A NSW-based blogger has been ordered to take down material from his site that described a small and mysterious religious order as a “satanic paedophile cult”. A Canberra tribunal found that the material was archetypal hate speech.
In January last year, David Bottrill complained to the ACT Human Rights Commission that he had been discriminated against because of his membership of the Ordo Templi Orientis.
He said blogger John Sunol operated a number of sites which had publicly vilified him on the basis of his religious conviction.
Mr Bottrill said the allegations made against him and the organisation were all untrue.
In the complaint, which was referred to the ACT Civil and Administrative Tribunal, Mr Bottrill said he wanted the pages removed and an apology. He later also asked for compensation.
In a decision published last month, the tribunal describes the blog posts as asserting that the Ordo Templi Orientis is a “satanic paedophile cult”, and that they had a picture of Mr Bottrill next to that description.
“In addition, ‘child rape’ and ‘boy murder’ are words used to describe [Mr Bottrill] and adherents of the OTO,” the tribunal said.
The tribunal found against the blogger and ordered he remove the posts and refrain from publishing similar content in the future.
Mr Bottrill did have the religious conviction he had described, the tribunal said, and Mr Sunol’s blog content would “incite, among other responses, hatred and contempt towards [Mr Bottrill]”.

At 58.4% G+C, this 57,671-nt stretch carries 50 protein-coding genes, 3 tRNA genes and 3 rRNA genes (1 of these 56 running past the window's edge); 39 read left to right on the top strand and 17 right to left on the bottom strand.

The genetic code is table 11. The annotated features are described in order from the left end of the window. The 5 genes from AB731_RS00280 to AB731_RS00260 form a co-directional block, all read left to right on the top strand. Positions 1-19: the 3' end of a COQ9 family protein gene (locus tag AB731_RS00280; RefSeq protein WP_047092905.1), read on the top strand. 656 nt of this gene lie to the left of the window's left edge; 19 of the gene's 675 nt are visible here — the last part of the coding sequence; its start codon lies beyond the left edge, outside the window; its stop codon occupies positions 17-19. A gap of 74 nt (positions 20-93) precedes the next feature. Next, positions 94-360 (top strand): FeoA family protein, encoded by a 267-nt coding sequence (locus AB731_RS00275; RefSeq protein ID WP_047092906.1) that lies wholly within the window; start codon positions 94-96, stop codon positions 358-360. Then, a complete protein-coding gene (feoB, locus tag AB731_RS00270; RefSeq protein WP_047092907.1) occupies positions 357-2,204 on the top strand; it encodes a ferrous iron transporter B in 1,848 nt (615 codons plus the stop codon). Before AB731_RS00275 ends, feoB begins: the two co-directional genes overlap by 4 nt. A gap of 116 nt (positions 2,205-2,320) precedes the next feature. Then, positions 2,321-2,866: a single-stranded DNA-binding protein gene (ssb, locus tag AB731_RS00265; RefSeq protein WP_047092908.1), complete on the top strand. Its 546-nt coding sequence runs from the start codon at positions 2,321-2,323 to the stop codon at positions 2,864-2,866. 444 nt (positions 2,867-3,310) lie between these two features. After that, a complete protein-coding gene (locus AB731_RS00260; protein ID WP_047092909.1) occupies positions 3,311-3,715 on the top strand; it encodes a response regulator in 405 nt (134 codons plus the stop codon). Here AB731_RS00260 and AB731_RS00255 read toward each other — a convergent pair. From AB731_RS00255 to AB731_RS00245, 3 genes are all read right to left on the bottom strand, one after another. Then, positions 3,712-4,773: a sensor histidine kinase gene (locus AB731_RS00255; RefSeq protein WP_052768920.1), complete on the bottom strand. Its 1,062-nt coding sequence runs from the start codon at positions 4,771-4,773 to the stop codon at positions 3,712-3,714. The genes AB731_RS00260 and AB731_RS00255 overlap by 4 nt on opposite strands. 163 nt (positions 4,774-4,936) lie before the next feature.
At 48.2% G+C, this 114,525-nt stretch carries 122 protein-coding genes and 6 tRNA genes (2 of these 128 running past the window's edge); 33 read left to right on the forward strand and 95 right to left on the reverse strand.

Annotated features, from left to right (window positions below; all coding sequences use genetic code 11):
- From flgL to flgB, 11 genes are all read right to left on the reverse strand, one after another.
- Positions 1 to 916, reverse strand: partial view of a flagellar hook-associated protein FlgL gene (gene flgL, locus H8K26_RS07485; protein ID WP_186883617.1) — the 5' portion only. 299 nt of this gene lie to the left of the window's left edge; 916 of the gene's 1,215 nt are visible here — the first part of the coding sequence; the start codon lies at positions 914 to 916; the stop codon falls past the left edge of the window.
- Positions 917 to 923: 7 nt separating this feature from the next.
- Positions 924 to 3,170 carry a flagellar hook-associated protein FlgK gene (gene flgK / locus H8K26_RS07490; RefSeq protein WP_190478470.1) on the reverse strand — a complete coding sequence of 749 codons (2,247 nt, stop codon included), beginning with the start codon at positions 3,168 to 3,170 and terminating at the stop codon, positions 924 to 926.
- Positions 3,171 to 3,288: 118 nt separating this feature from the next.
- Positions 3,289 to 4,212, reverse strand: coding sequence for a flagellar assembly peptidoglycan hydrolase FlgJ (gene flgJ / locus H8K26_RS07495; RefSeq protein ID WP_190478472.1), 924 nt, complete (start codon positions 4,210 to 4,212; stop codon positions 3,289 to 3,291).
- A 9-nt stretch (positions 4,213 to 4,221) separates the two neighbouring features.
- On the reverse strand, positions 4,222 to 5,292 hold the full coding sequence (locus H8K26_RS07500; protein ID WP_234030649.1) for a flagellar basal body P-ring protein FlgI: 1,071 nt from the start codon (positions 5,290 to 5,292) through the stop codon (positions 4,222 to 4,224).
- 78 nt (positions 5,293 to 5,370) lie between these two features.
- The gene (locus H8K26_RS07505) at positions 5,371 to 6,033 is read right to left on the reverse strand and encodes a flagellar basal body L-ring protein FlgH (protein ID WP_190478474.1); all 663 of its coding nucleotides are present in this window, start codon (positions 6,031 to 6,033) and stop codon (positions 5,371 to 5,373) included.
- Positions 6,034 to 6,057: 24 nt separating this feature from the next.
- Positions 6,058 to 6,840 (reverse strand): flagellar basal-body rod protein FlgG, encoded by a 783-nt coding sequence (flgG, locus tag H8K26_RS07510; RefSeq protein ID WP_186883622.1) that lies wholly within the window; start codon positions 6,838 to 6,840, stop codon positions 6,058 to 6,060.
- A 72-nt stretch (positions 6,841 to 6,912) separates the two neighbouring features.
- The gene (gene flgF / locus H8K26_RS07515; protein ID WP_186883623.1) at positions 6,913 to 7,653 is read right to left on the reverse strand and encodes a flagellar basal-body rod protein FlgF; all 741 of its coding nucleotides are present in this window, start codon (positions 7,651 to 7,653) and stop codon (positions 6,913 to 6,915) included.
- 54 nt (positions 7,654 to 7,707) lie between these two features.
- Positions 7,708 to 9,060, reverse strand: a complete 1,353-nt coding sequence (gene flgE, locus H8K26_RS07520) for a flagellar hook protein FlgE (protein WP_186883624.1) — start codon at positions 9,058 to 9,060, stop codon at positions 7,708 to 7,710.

“The acts ascribed to him and his religion were written in totally undisciplined language and with no attempt to provide any evidence that might warrant such claims. To use the vernacular, it is archetypal hate speech,” tribunal Senior Member Bryan Meagher SC said.
“As Mr Sunol, himself, said, ‘We all have our own rights to our beliefs and own religions, our own areas of theological belief. Mr Bottrill has his rights. I have my rights’.”
At the hearing, Mr Bottrill said the Ordo Templi Orientis was about 100 years old and that it had been created out of a collection of Masonic rights in Europe.
“Since about 1912 it’s been the main vehicle for promoting the religion of Thelema … It’s a religion based on revelations given to and then published by Aleister Crowley.”
The tribunal heard there were probably about 100 members of the order in Australia at any one time.
The tribunal referred to an earlier decision in a separate matter involving Mr Bottrill in which a Professor Douglas Ezzy from the University of Tasmania described the order as a small religious movement modelled on Freemasonry.
Professor Ezzy, a member of the Contemporary Pagan Studies Group and the American Academy of Religion, said he thought it was “extremely unlikely” that child sacrifice, paedophilia and cannibalism were “systemic or organisationally organised aspect” of the order.
Mr Sunol told the tribunal he did not write the offending post and therefor should not be held responsible. He said he took it down as soon as he became aware of it. He said he could not apologise to Mr Bottrill because he was a pentecostal Christian.
He also said the site had about 2400 hits a day and told the tribunal he was bankrupt, agreeing that he was immune from orders for the payment of money.
Mr Sunol eventually took the content down after Mr Bottrill contacted him.